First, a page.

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Letters Newspapers   2013



Coming in the wake of the Manase Report, an evaluation of the strategic risks to which the Ethekwini Municipality is exposed serves to confirm the blighted state of governance afflicting local government in Durban.


The findings of a strategic risk assessment workshop featured as part of the agenda of the meeting of the Economic Development and Planning  Committee held on September 5. The top ten risks listed are: Supply Chain Management, Non Revenue water, adequacy of talent, fraud, theft and corruption, Housing expectations, rapid urbanisation, communication, infrastructure challenges, investments in the city,

financial sustainability.


While shocked at the extent of the malaise affecting the operation of the municipality and its ability to deliver services, I welcome the candour and honesty of the report as regards the identification of root causes. The following quotes from the report illustrate the extent of the shortcomings Ethekwini faces. On supply chain management it notes poor planning, fraud and conflict of interests. Overall, inadequacy of talent and the failure to retain skills is identified across the board. Exacerbating the situation is a lack of disciplinary processes and management and sheer non-compliance to the extent that the report actually names ‘moral degeneration’ as a major contributing factor afflicting the running of the city.


I believe that this sorry situation is the product of the policy of cadre-deployment and jobs for pals. Unless those practices are abandoned and replaced by employment criteria based solely on  proven skills and competence, the administration of Ethekwini municipality is going to continue to decline. Such a scenario will trigger ratepayer resistance and disinvestment from which, as the experience of Detroit in the USA shows, the chances of recovery

are very slim.



Developments at three other ports in southern Africa have the potential

to deprive Durban of much of its container traffic and, as a consequence,

impact negatively on its economy.

Walvis Bay in Namibia is expanding its container terminal capacity. At least five

sailing days closer to the North American and European markets, Walvis Bay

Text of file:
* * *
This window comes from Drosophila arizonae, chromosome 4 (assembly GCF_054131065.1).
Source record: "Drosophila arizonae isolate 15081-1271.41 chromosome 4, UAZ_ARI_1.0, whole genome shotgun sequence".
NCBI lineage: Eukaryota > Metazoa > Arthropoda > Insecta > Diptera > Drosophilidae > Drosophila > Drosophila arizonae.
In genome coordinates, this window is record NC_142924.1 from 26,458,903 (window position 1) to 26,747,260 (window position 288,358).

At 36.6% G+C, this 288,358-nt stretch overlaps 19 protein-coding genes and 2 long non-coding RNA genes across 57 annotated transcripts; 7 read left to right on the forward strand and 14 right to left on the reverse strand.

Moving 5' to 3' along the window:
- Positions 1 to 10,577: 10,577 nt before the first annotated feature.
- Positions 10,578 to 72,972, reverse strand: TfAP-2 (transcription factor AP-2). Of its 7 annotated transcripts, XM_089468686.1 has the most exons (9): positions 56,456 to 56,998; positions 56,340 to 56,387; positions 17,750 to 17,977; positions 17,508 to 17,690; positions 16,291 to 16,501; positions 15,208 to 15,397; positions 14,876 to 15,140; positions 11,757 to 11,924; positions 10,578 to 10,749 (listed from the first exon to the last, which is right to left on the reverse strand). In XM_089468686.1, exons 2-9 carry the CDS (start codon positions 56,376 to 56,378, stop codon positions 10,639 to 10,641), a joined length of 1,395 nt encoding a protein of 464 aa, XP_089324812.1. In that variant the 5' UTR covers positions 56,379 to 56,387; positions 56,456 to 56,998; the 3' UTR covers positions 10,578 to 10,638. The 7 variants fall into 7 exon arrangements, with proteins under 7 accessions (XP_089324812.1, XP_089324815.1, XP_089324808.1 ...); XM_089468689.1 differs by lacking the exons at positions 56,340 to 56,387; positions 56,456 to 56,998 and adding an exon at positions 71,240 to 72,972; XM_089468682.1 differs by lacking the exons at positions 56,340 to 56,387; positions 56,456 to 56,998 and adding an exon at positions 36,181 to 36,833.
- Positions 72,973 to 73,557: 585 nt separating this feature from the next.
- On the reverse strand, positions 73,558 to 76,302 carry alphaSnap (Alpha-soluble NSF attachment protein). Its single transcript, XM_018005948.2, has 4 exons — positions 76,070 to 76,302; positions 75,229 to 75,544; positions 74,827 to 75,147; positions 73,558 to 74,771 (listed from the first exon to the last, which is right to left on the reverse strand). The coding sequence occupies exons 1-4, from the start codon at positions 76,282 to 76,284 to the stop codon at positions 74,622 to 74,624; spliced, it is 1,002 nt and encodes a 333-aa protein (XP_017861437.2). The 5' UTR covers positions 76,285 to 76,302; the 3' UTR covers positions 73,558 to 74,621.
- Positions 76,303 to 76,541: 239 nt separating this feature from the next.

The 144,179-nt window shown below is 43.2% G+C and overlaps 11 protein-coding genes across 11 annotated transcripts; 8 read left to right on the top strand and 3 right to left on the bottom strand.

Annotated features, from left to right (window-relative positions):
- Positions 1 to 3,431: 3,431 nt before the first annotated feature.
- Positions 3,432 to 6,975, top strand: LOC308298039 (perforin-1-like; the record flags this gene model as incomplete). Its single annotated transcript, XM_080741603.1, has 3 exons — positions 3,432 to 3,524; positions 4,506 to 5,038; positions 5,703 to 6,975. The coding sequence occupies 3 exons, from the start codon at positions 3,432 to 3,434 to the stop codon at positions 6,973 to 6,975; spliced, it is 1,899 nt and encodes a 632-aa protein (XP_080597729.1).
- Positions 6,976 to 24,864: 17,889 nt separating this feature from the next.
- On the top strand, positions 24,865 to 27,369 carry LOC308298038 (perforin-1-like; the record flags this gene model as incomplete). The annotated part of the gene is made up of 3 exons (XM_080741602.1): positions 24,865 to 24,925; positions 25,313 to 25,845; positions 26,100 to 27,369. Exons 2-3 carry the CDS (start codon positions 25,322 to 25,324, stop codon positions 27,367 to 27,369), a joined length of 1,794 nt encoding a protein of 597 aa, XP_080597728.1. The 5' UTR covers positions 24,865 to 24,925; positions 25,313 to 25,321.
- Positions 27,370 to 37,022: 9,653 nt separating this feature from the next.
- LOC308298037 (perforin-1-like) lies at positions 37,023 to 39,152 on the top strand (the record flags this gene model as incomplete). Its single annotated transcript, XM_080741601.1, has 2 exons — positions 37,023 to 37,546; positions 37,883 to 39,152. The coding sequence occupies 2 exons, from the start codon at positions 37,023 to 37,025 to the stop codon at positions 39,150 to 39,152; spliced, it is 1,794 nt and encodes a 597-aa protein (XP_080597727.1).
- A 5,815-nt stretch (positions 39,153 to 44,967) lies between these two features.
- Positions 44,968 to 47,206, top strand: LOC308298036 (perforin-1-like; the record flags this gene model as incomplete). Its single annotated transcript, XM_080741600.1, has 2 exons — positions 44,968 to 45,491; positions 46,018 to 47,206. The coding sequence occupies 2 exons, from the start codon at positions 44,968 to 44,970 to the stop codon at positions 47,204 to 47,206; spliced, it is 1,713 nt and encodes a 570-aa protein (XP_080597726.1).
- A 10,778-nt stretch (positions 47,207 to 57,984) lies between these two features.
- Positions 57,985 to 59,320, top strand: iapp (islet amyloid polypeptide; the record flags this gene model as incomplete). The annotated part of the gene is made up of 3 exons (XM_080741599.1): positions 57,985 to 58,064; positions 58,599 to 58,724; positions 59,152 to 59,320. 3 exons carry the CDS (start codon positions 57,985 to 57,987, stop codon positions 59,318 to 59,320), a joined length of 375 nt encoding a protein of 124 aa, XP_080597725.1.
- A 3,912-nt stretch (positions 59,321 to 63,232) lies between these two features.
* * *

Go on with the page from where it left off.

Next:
has the potential to deprive Durban of time-sensitive cargoes. Then there is

Maputo which, historically, has always been well-placed to enjoy trade and traffic

from the Witwatersrand and which is planning to improve its maritime potential.

Coega, near Port Elizabeth, cannot be discounted from making future inroads into

the container business.

Viewed from that context, the plans to extend Durban’s container-handling capacity

by means of back-of-port expansion and the dig-out port are vital if Durban is to

hold out against competition in this trade. Significantly, a review of the 2013

IDP (Integrated Development Plan) earmarks major expenditure and employment

opportunities for those projects. The South Durban Basin, which has suffered economically

since the relocation of the airport, thus stands to derive significant economic benefit from

the port expansion projects.



The reasons for the DA’s opposition to the 2013/14 eThekwini budget are no different from the last ten years in which it has opposed budgets

set by the ANC-led Council: top-heavy organisational structure, dysfunctional departments like the Metro Police and Housing, slipping standards

and contracts for cronies.

* Specifically, the DA cannot support an ever-upward spending trajectory that has now reached almost R34 billion – just seven years ago it

was R13,9 billion- on a rates base that is stagnant.

* The fact that a mere 450,000 people out of the eThekwini population of 3,5 million pay rates is neither a sound nor a sustainable situation.

* The fact that only 992,560 of the population of eThekwini - 30,5% - are employed places an unsustainable burden on them to keep paying

for the ever-increasing costs of this municipality.

* The lack of an incentivising programme to attract business investment.

* Rate charges that are the highest amongst the seven metros.

* Failure to increase capital spending at a time of economic hardship and so sustain and increase employment opportunities. Instead,

the capital budget has been reduced from R6,5 to R5,4 billion while the operating budget, which under the circumstances, should have

been trimmed, has grown from R25 to R28 billion.

What Durban needs to survive the economic challenges it faces is an immediate end to the functioning of Parkinson’s Law in respect of

the burgeoning layers of management personnel. We need competitive outsourcing, transparency in the bid adjudication system and lower tariffs in

respect of attracting business investment. Above all, the Council needs to demonstrate political will in dismissing corrupt councillors and staff who

brazenly flout the law by conducting business deals with the Council. There needs to be insistence on standards of excellence and elimination of those whose

work ethics do not comply with the principle of batho pele, we serve.